If you could only bring one survival tool into the wilderness, what would it be?
Whether you thought of a canteen or a solar-powered water purifier, you likely came up with a solution to a fundamental problem – access to water. We can survive up to a month without food, but not more than a week without water.
Back in the urban jungle, if toilets can’t flush, buildings will quickly become uninhabitable.
That’s why a bill passed minutes ago by the City Council is so important. Introduction 1094-A requires that within six years, every multi-family residential building in NYC that uses an electric pump for its water supply must install emergency drinking water fixtures. There must be one fixture per 100 building occupants and they must be located in a common area, supplied only by water pressure from the public water main (meaning no pumps or electricity are required). The City Council also passed three other bills that implement recommendations of the NYC Building Resiliency Task Force, which Urban Green convened and managed for the city:
- BRTF 5 – Remove Barriers to Sidewalk Flood Protection (Intro 1093-A)
- BRTF 17 – Remove Barriers to Backup & Natural Gas Generators (Intro 1101-A)
- BRTF 20 – Add Hookups for Temporary Generators & Boilers (Intro 1092-A)
You can see the latest status on the Task Force recommendations and read summaries of new laws on our tracker.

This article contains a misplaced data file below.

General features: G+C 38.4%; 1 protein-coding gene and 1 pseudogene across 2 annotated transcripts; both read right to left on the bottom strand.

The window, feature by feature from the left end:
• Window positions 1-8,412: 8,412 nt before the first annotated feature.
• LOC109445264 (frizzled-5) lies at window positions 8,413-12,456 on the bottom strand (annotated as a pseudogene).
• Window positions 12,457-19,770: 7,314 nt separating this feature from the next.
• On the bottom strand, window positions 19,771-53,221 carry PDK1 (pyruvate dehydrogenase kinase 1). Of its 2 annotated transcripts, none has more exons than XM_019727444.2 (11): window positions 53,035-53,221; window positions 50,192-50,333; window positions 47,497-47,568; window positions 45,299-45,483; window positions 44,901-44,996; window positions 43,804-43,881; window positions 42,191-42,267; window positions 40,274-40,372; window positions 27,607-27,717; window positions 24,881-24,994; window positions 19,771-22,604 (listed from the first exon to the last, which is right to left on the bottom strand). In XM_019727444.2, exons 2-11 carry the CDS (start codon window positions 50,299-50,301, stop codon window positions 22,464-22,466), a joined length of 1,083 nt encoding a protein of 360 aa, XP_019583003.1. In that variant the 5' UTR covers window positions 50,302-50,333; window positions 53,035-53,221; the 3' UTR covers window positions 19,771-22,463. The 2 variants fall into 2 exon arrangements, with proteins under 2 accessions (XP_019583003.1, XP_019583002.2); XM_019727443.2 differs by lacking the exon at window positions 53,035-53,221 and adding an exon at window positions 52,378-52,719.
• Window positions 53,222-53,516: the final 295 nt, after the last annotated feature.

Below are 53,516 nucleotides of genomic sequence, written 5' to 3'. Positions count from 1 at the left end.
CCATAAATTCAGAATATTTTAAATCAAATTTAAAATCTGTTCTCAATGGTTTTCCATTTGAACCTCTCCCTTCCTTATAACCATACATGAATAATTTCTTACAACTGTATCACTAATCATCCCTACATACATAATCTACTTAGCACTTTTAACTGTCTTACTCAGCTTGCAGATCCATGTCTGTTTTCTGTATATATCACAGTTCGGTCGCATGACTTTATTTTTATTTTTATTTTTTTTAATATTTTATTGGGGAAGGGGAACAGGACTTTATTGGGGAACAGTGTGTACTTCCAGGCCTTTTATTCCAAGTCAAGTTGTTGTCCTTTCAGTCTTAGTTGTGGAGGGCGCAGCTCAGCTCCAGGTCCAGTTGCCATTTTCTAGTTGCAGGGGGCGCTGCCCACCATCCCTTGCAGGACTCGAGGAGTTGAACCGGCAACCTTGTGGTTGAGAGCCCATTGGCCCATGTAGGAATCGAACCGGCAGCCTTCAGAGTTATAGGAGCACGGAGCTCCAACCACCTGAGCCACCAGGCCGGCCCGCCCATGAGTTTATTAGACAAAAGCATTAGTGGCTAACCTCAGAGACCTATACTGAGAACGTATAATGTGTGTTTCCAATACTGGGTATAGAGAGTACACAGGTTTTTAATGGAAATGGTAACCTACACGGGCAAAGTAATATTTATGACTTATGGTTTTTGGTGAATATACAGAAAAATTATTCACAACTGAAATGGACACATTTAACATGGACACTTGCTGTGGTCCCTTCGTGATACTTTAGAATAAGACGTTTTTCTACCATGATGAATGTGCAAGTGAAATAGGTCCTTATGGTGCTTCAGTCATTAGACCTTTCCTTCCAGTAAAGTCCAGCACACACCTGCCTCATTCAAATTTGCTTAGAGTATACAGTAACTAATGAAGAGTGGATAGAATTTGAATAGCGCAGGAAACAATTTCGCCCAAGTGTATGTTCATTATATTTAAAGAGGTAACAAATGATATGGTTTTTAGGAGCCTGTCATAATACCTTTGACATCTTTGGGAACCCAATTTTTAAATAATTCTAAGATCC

Many New Yorkers lived through the reality of downed water pumps in the aftermath of Sandy, whether it was the absence of drinking water or toilets that couldn’t be flushed. That’s why Supply Drinking Water Without Power was one of the central recommendations of the Task Force.
New York is blessed with a gravity-fed distribution system that brings water from reservoirs in Upstate New York down to the city, and up to the fourth or fifthfloors of buildings just from pressure in the water mains. But the electric water pumps needed to send water higher can’t run without power, and during blackouts, some pumps can even block water from being available on lower floors.
The Task Force was very reluctant to recommend retroactive requirements for existing buildings. We made an exception for this proposal because of how much is at stake. With a working water supply, people can stay in their buildings much more safely. The proposal attempts to mitigate costs by allowing a six-year lead time for installation and by permitting faucets to be divided with splitters.
Within the next two decades, it’s near certain there will be another big power failure. If that happens, New Yorkers will turn en masse to these emergency water stations. When water starts flowing from some near-forgotten corner of the building, those of us who lived here during Superstorm Sandy will remember what we learned and how we adapted in its aftermath.